Taking Action for Smart Trade Policies to Support North Dakota Agriculture, Manufacturing, and Energy

In Langdon last month, I convened a roundtable discussion with farmers, ranchers, agriculture leaders, and lenders about North Dakota priorities I fought for in the bipartisan Senate-passed Farm Bill, my plan for the upcoming Farm Bill conference committee negotiations, and the damaging impact of the administration’s escalating trade war.

I’m working to promote smart trade policies that expand — not shrink — markets for North Dakota producers. As I’ve traveled across the state, I’ve heard strong fears about the administration’s intensifying trade war.

“It’s a disaster. We literally might be piling the beans on the ground with no one wanting to buy them and nowhere to sell them.” —Mayor Justin Sherlock of Dazey & a soybean farmer

As harvest begins across North Dakota, it’s a reminder that our producers have spent years developing their export markets — and now it’s very possible that those critical trade relationships could vanish within the span of just one growing season due to the administration’s misguided trade war. That’s unacceptable, and we need to make sure rural America’s voice is heard in Washington.

That’s why I’m fighting for our farmers, ranchers, and production economy amid massive uncertainty and working to expand access to markets, including by:

  • Introducing legislation to help farmers and ranchers recover losses they face because of the administration’s trade war. Last month I introduced a bill to help provide some assistance to farmers at no additional cost. My bill would make Trade Adjustment Assistance (TAA) directly available to all producers whose exports have been hurt by tariffs — at no additional cost. My legislation would give them some short-term peace of mind that they’ll be able to access help if they need it — but the only truly long-term solution to strengthen our farm economy is to stop this reckless trade war. I also introduced a bill to direct funds the government is collecting from tariffs on imported goods — billions of dollars — toward trade promotion assistance to help open new markets for farmers and ranchers hurt by the trade war.
  • Pressing top officials since the beginning of this administration to protect and expand markets for North Dakota goods. I’ve met with the U.S. Agriculture Secretary (USDA), U.S. Trade Representative (USTR), U.S Commerce Secretary, and many other top U.S. administration officials — including the president— to explain that the U.S. needs smart trade policies to allow our farmers, ranchers, and manufacturers to reach new markets — not tariffs, uncertainty with NAFTA, or hostility toward our top trading partners. Recently, I pushed Jerome Powell, Chairman of the Federal Reserve, on the impact of the administration’s trade war on the U.S. economy. You can watch my remarks below.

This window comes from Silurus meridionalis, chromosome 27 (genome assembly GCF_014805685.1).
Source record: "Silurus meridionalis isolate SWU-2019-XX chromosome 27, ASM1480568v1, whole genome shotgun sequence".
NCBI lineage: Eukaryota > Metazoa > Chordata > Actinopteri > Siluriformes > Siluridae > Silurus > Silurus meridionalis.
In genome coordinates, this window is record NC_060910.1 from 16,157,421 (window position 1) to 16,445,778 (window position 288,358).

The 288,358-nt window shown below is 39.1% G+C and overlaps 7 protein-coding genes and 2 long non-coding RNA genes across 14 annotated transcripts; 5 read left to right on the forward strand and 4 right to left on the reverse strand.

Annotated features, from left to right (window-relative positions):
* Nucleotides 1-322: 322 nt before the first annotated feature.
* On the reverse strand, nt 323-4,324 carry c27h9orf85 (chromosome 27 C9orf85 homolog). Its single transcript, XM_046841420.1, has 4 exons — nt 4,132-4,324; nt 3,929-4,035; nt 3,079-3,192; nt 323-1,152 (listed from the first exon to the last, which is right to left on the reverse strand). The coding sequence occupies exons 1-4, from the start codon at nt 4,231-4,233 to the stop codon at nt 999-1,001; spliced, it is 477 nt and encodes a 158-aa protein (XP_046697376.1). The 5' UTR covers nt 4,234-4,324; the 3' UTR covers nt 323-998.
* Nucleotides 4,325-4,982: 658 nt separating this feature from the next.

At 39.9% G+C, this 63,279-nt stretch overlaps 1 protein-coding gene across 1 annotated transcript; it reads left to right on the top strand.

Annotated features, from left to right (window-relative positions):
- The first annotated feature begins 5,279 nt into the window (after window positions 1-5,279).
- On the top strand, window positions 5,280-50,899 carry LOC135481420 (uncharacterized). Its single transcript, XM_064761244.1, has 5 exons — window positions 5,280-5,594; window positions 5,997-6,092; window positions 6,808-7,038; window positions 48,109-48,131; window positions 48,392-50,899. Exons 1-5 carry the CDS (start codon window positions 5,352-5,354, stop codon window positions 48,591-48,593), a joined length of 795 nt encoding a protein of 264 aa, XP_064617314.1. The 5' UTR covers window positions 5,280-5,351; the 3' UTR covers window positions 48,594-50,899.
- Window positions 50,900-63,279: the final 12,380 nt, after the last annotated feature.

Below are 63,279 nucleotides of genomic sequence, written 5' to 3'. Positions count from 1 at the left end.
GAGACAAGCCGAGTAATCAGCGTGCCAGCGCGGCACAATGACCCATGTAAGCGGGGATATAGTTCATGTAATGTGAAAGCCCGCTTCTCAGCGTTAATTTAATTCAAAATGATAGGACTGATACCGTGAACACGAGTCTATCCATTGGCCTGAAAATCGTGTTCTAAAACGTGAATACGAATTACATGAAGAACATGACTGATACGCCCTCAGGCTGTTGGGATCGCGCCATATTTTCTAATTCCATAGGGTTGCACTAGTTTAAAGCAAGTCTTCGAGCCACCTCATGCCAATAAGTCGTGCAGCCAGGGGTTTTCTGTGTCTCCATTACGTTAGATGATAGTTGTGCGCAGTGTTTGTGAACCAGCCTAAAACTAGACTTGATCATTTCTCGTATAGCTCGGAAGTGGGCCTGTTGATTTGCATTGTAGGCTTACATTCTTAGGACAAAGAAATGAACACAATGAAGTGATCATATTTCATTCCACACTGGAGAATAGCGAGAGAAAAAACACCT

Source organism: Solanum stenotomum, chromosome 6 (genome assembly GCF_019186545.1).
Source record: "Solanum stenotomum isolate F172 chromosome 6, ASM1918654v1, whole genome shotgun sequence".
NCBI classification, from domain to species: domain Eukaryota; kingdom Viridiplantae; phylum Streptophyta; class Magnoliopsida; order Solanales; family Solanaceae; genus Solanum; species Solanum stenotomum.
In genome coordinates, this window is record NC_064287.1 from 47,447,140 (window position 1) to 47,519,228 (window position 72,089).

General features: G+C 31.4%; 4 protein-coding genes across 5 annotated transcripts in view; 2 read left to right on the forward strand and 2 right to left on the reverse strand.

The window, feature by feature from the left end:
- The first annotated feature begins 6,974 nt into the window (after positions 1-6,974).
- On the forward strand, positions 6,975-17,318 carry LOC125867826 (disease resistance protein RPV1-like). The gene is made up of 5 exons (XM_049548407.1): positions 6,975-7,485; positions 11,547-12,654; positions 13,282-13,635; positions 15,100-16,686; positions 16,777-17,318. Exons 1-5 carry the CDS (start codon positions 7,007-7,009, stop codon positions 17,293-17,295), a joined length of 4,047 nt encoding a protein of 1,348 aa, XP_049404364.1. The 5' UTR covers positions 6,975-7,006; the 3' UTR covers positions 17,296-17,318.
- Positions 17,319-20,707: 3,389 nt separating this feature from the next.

Chairman Powell agreed that imposing tariffs over a sustained period time is the wrong thing to do for the economy.

During our meeting with the Mexican Ambassador to the United States, we also discussed the president’s tariffs on aluminum and steel that were imposed on allies like Mexico and Canada. Such actions hurt discussions on NAFTA and create more uncertainty for North Dakota’s farmers, ranchers, and manufacturers. Photo credit: Embassy of Mexico in the U.S.

Here’s what Carson Klosterman, then-President of the North Dakota Corn Growers Association, had to say about that meeting:

“The meeting with the Mexican Ambassador organized by Senator Heitkamp was exactly the kind of outreach North Dakota producers need in uncertain times. If we’re not engaged with our biggest customers, we’re not doing everything we can to preserve and expand markets for North Dakota goods like corn. North Dakota producers need trade issues to be resolved quickly, and the meeting held with the Mexican Ambassador was a major step in reaffirming how important these trade relationships are to the success of the North Dakota’s agriculture economy.”

Additionally, here’s what Dan Wogsland, Executive Director of the North Dakota Grain Growers Association (NDGGA), wanted to say about the breakfast summit:

“NDGGA would like to thank Senator Heitkamp for the opportunity to meet Ambassador Gerónimo Gutiérrez and to discuss U.S.-Mexican trade relations including the NAFTA negotiations. Trade with Mexico is essential to North Dakota agriculture especially to North Dakota barley producers. Our meeting with Ambassador Gutierrez provided NDGGA with an excellent opportunity to provide and receive input on issues surrounding this very important trading partner for North Dakota.”
  • In frequent meetings and phone calls with the Mexican and Canadian Ambassadors to the U.S., I’ve worked to protect the trade relationships that keep North Dakotas export-dependent economy thriving. I’ve been bringing the concerns of North Dakotans to the leaders of our top international trading partners — such as the Canadian Ambassador to the United States and Deputy Ambassador to the United States.
  • Supporting bipartisan legislation to stop the tariffs. I recently joined my colleague U.S. Senator Bob Corker (R-TN) in leading a bipartisan group of eight other senators in introducing legislation to require congressional approval of tariffs designated for national security reasons — such as the steel and aluminum tariffs. I also cosponsored bipartisan legislation introduced by U.S. Senator Jeff Flake (R-AZ) from Arizona to nullify the aluminum and steel tariffs.